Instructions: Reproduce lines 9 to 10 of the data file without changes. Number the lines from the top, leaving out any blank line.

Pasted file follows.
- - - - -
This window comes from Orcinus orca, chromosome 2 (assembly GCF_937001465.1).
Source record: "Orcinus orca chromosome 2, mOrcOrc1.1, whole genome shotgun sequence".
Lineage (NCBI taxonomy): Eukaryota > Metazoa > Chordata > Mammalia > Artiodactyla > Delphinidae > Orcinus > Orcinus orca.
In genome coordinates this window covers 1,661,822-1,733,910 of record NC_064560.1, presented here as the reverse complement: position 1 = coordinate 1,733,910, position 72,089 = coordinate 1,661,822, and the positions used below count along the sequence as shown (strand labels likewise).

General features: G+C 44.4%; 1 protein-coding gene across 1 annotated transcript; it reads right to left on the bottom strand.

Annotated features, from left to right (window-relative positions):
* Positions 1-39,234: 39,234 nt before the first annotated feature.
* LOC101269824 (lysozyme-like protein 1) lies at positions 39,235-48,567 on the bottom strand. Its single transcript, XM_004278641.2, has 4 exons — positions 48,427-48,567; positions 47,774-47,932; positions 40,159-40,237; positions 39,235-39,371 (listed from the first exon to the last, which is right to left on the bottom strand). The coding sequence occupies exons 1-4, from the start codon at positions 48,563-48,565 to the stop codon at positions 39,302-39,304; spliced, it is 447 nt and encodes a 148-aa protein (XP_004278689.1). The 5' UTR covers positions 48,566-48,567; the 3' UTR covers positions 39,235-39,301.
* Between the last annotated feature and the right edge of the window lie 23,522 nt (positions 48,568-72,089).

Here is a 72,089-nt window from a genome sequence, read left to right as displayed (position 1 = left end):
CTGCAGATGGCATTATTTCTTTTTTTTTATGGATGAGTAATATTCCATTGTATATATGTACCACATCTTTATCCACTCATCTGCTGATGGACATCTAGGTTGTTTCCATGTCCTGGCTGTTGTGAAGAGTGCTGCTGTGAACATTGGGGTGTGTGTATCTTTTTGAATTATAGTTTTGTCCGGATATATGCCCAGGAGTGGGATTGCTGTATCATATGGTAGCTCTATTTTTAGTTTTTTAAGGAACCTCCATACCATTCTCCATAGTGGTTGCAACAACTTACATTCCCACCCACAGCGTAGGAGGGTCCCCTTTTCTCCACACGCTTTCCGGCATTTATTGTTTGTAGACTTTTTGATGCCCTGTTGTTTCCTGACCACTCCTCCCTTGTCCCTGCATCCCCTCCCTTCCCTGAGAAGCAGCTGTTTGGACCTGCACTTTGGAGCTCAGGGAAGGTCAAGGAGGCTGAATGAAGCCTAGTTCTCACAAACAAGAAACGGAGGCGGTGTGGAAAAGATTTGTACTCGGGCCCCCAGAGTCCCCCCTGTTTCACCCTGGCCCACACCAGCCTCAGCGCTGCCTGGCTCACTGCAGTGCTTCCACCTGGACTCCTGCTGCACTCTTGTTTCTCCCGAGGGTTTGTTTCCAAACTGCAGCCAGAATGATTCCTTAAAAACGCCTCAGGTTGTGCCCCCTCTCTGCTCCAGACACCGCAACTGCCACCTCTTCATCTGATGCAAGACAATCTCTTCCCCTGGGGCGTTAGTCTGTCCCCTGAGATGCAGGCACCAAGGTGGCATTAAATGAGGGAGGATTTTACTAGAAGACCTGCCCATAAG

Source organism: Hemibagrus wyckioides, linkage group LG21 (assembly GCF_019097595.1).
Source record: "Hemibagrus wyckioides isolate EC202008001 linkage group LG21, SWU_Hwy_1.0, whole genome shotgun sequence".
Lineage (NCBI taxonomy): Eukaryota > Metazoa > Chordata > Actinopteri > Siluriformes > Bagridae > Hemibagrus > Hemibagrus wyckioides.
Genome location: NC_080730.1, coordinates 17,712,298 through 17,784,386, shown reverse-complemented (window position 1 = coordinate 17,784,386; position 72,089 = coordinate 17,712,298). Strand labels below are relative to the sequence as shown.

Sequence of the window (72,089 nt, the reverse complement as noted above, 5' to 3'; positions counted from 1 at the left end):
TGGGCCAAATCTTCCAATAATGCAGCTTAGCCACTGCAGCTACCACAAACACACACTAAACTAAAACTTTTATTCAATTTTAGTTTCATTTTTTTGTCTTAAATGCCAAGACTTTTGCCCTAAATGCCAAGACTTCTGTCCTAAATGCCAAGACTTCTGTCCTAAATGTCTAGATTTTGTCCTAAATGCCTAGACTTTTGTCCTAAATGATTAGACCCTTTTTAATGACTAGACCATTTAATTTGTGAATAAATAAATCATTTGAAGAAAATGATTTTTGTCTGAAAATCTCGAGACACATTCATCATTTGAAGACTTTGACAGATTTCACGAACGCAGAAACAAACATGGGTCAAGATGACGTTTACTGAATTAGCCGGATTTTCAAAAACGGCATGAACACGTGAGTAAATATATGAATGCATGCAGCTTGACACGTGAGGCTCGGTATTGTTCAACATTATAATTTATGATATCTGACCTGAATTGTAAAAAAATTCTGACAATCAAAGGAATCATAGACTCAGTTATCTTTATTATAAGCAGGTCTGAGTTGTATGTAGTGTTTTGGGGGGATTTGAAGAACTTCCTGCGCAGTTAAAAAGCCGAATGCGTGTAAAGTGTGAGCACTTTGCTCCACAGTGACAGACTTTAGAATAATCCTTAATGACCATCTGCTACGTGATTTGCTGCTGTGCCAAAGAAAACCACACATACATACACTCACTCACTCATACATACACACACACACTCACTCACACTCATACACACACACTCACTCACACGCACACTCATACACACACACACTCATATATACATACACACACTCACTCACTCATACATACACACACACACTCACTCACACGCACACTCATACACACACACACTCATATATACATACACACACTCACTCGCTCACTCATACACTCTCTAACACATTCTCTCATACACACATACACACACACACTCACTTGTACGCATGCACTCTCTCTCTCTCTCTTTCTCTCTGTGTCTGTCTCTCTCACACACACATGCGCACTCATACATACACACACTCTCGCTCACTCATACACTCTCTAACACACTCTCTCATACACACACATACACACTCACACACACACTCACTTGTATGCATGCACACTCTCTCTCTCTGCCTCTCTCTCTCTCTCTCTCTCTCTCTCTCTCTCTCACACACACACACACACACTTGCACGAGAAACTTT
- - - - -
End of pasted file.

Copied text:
* Between the last annotated feature and the right edge of the window lie 23,522 nt (positions 48,568-72,089).

Here is a 72,089-nt window from a genome sequence, read left to right as displayed (position 1 = left end):